South Korea pledges $272 million in loans for Kaesong companies

SEOUL Thu May 2, 2013 1:01am EDT

A South Korean security guard directs traffic as a vehicle transporting employees working at the Kaesong Industrial Complex (KIC) inside the North Korean border, passes through a gate at the South's CIQ (Customs, Immigration and Quarantine), just south of the demilitarised zone separating the two Koreas, in Paju, north of Seoul, April 8, 2013. REUTERS/Kim Hong-Ji

A South Korean security guard directs traffic as a vehicle transporting employees working at the Kaesong Industrial Complex (KIC) inside the North Korean border, passes through a gate at the South's CIQ (Customs, Immigration and Quarantine), just south of the demilitarised zone separating the two Koreas, in Paju, north of Seoul, April 8, 2013.

Credit: Reuters/Kim Hong-Ji

SEOUL (Reuters) - South Korea has offered 300 billion won ($272.41 million) million in special loans to companies affected by Pyongyang's decision last month to close a jointly run industrial zone in North Korea, a government official said on Thursday.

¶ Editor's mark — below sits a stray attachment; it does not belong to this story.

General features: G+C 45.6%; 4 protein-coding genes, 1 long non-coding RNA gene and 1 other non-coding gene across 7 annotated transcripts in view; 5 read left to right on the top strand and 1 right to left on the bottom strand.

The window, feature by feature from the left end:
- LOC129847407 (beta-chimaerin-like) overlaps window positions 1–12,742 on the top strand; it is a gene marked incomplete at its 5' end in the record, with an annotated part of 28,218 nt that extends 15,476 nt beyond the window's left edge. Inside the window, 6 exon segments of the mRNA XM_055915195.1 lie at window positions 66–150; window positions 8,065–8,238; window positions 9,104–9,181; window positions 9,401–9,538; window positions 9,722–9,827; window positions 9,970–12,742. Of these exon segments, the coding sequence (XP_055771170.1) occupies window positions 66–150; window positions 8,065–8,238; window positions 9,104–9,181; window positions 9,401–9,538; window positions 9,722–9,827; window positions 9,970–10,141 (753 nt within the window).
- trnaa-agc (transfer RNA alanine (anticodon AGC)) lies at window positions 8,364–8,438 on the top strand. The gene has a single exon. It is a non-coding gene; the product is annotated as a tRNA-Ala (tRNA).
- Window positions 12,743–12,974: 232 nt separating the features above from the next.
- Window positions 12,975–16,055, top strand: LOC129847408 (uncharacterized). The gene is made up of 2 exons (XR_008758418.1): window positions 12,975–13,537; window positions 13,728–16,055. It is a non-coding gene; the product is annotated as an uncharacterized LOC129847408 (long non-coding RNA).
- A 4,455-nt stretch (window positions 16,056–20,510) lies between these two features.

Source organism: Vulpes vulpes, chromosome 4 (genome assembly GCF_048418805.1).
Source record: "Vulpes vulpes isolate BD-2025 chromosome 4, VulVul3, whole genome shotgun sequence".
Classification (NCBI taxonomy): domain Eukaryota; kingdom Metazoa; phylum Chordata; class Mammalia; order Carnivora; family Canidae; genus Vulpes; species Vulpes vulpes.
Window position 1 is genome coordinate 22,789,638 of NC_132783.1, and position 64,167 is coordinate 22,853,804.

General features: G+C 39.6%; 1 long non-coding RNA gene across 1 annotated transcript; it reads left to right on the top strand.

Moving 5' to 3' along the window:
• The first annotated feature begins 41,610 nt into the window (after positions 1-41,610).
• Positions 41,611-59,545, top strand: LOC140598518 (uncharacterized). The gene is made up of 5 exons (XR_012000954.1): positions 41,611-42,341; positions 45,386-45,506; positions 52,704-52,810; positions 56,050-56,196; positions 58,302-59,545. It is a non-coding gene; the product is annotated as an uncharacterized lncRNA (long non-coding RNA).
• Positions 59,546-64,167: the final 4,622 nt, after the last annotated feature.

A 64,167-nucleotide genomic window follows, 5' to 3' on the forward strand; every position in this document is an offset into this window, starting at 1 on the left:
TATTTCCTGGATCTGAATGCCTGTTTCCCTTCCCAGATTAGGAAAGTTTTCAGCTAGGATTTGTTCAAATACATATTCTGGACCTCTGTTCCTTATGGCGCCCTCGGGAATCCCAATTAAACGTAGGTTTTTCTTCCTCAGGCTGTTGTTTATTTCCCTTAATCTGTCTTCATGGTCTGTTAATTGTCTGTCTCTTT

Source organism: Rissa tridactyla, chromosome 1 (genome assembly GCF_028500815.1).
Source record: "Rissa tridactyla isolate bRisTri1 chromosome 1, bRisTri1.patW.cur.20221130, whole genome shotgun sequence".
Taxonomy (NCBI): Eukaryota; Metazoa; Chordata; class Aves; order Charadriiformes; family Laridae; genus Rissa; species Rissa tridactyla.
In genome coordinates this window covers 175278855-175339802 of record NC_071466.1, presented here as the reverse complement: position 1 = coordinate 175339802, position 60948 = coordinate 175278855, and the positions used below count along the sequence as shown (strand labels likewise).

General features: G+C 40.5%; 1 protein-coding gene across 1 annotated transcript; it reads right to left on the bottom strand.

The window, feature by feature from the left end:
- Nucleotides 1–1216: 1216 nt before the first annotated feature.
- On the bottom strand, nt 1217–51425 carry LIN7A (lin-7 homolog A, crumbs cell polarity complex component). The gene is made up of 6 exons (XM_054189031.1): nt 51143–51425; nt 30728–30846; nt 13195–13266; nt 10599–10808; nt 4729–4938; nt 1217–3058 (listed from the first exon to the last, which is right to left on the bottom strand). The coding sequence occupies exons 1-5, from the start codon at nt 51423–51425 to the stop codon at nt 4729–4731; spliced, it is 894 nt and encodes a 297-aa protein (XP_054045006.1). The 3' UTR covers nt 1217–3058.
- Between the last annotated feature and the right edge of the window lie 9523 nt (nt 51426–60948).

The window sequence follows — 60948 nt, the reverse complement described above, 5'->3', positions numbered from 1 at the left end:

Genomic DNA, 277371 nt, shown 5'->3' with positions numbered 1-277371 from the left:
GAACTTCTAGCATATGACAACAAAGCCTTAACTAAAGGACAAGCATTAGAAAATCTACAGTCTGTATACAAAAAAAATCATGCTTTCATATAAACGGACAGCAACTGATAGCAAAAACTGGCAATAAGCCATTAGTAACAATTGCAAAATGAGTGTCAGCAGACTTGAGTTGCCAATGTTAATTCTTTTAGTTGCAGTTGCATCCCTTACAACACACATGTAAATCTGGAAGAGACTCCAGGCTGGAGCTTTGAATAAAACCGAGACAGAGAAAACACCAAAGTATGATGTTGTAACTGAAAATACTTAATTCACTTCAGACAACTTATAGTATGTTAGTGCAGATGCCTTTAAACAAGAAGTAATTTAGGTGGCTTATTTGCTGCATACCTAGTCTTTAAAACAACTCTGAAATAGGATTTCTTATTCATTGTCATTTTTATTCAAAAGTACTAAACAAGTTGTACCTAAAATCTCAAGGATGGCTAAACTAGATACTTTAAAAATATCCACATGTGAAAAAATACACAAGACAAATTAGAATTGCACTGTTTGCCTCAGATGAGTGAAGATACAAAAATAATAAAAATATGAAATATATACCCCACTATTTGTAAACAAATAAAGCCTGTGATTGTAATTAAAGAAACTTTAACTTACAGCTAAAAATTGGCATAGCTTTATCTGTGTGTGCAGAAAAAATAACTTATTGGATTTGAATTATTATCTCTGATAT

A government taskforce will provide the assistance from May 6 in the form of loans with interest rates of 2 percent. More than 120 South Korean businesses have invested in the border complex at Kaesong.

"The government is currently trying to provide tailored support for these businesses and once we finish determining the current status of the companies, we will continue to make more support available," said Suh Ho, a director-general at the Unification Ministry which deals with inter-Korean affairs.

Suh said cash handouts to the companies were legally impossible and that loans - money for which will be taken out of various government funds - were the only available solution in the short-term.

North Korea decided to withdraw its 53,000 workers from the Kaesong industrial zone amid heightened tensions between the two Koreas in April, and sent most South Korean workers from the zone, virtually stopping all operations.

Seven South Korean workers remain in Kaesong. North Korea had cited last-minute checks on taxes and wages as reasons for holding them back. ($1 = 1101.3000 Korean won)

(Reporting by Christine Kim; Editing by Jeremy Laurence)